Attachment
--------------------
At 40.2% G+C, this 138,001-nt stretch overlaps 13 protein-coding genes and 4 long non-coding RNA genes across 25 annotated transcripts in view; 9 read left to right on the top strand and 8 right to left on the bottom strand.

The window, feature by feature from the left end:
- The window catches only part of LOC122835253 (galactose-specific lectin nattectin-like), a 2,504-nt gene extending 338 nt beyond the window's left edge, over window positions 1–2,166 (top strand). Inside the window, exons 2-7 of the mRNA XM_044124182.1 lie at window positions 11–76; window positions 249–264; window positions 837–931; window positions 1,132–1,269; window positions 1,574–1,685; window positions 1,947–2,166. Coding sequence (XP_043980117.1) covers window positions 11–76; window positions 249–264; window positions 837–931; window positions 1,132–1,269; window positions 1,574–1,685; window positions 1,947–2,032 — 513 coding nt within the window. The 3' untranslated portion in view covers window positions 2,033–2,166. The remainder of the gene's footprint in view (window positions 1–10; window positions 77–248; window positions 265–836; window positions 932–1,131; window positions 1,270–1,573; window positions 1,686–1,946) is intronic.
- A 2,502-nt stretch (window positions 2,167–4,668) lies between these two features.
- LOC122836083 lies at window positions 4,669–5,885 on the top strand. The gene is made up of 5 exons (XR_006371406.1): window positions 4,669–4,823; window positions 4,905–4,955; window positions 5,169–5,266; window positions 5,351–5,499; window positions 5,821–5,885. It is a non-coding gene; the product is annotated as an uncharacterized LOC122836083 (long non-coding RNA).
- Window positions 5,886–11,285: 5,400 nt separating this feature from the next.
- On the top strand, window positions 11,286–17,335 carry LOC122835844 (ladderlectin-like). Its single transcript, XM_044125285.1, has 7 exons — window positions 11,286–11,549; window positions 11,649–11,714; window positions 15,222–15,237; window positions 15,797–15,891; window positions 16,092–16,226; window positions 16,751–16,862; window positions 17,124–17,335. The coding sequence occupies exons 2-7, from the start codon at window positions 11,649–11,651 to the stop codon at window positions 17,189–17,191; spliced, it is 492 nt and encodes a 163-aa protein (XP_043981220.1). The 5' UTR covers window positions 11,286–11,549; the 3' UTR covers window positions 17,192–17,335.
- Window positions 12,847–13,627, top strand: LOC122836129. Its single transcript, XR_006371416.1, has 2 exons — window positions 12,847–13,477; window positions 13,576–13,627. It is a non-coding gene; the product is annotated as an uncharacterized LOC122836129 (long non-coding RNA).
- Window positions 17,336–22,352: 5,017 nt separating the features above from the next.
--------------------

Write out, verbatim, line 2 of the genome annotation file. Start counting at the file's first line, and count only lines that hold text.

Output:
The window, feature by feature from the left end: